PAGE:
Platforms for applications and the Internet of Things (IoT) are appearing in the solution portfolio of many software and automation suppliers. Each company has its own rationale for offering a platform, but the underlying reason is the need for these companies to move to an efficient, modern application development and deployment environment.
Industrial Internet platforms play an integral role in analytics, big data, remote asset monitoring, performance management, decision support, universal visualization, and the value chains for connected products and products-as-a-service. The ability of these applications to access, analyze, and process data is central to the IIoT value proposition.
There is still quite a bit of confusion in the marketplace about these platforms. Part of the confusion arises because the term, “platform,” is frequently applied to a variety of technologies. Computing infrastructure, operating systems, chipsets, smartphones, and a variety of other platforms are commonly encountered in technical discussions. Most of the time, it is clear from the context of the discussion, or with just a bit of clarification, what platforms are being considered. But most of the confusion has to do with the simultaneous emergence in the marketplace of both the Industrial IoT and these platforms. IIoT starts with connected physical things or devices. In many cases, a second, different platform is involved in connecting these “things.” Unfortunately, IoT device connectivity platforms and cloud application platforms with IoT functionality are often difficult to distinguish, because of the similar-sounding descriptions and attributes often used in marketing materials and websites. Upon closer inspection, it becomes clear that the former is primarily an edge platform, and the latter is primarily a cloud platform. We expect this confusion to continue, because suppliers of both edge and cloud functionality are gradually expanding their capabilities to include both.
Cloud application platforms provide a modern approach for developing and deploying software applications. The approach is gradually displacing the older client/server model, in which large complex, monolithic applications were created and run. In practice, the client/server model came to dominate both the IT and the OT software spaces in recent decades. The pace of this changeover is accelerating, however, as more companies embrace the modern platform approach.
This has sparked a platform vs. platform competition in the marketplace. Some large suppliers seek to become the dominant platform ecosystem with the broadest library of third-party applications, often complemented by automation equipment and devices. Other suppliers and smaller companies are trying to figure out just how they should compete in the emerging environment.
ARC’s IIoT Platform Model has two parts: platform and edge. Because the platform can serve a broader purpose than IIoT, we have chosen to label it, “Application Platform with IoT Services.” We have labeled the second part “IoT Edge.”
Application Platform w/IoT Services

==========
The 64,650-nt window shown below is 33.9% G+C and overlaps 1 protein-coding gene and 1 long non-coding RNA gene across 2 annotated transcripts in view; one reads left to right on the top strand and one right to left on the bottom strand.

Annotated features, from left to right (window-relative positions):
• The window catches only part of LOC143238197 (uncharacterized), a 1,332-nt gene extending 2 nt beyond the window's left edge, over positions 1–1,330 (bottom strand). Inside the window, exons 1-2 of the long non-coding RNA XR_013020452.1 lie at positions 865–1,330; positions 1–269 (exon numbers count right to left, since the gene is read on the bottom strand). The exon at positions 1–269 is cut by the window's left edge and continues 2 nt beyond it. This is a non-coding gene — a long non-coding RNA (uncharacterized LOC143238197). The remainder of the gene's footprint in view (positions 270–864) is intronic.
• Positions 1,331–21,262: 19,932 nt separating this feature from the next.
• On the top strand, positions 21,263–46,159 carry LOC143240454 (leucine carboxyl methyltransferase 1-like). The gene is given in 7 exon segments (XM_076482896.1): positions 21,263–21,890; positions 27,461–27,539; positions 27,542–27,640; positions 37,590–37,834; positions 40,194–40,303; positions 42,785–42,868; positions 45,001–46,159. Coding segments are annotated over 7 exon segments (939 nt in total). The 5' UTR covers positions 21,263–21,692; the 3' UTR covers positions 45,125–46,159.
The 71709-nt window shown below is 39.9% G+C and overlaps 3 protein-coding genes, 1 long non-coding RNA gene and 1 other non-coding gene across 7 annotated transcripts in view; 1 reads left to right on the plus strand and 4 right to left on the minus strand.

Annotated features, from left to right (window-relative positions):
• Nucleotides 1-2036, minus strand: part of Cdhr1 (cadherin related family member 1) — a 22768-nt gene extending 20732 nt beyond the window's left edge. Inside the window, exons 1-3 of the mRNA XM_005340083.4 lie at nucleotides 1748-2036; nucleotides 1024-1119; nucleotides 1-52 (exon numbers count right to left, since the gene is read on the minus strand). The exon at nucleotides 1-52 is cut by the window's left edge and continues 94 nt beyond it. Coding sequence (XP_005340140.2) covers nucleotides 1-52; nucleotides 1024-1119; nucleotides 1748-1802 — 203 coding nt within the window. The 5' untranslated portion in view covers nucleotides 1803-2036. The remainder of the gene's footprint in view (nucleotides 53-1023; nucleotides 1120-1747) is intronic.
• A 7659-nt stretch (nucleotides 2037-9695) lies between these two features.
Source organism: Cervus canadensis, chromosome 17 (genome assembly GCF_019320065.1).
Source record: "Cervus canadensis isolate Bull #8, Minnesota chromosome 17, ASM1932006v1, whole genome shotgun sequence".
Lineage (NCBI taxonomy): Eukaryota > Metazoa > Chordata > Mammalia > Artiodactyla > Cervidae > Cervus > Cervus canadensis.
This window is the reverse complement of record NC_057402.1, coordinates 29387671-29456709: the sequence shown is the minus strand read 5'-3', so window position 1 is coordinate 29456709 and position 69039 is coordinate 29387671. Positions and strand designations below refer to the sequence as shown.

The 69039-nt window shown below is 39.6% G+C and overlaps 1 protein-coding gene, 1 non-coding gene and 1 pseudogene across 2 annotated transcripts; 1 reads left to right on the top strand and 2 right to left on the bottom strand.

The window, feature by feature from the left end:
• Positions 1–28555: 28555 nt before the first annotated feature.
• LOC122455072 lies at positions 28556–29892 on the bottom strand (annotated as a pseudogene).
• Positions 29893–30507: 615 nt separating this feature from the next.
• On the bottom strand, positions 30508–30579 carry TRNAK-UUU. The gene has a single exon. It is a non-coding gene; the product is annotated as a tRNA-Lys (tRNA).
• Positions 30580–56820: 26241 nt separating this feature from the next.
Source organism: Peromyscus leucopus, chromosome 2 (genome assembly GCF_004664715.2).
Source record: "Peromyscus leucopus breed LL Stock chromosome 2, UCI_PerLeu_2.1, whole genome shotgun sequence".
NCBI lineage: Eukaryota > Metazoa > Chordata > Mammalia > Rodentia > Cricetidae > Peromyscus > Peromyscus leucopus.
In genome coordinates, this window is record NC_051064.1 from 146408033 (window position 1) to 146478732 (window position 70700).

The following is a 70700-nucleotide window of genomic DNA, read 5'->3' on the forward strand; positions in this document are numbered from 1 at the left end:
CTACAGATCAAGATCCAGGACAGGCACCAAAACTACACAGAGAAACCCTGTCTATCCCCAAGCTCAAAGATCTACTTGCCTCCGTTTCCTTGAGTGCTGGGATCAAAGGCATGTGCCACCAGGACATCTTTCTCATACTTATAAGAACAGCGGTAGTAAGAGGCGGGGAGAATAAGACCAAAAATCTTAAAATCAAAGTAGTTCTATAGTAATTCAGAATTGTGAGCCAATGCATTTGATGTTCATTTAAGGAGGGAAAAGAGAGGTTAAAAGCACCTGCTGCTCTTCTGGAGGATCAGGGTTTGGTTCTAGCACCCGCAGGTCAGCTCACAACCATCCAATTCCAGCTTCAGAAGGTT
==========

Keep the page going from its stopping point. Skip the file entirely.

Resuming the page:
The Application Platform w/IoT Services is fundamentally a cloud application platform, a Platform as a Service (PaaS). It may be built on the open source Cloud Foundry platform, or on a proprietary platform such as Microsoft Azure or Amazon Web Services, both also known for providing cloud Infrastructure as a Service (IaaS). The platform is an application development and runtime environment. As such, it may be used for IoT applications or any other application. Software is built as microservices. A basic microservice typically performs one simple function well. Basic microservices can be assembled together into more complex microservices or as complete applications. The platform vendor creates commercial applications here, and may permit third parties or customers to also build and deploy apps on the platform.
The cloud Application Platform comes with a Core set of (micro) services and development tools that can be used to build applications. A set of Analytics and Data services, together with IoT/Edge services, rounds out the basic requirements for the IoT platform. In addition, some vendors may incorporate third-party or partner services as part of their platform offering.
The IoT Edge is made up of edge devices and systems, communications networks, industrial control systems, industrial software, and connectivity software or platforms (such as those offered by PTC or Telit). The edge equipment may be “smart,” that is, with their own (embedded) computing and communications capabilities that can interface to local sensors and information and run local applications or analytics. Where they are not, additional sensors and devices can be added to “dumb” infrastructure.
IoT apps can run on the edge devices, in controllers and plant software systems, or in the network switches and gateways. Depending on specific business models, latency, and processing requirements, apps may reside at the Edge, in the Fog, in the Cloud, or some combination of these.
We’ll take a deeper dive into platforms in an upcoming ARC strategy report. But until then, let me know if you have any thoughts to share by commenting on this post.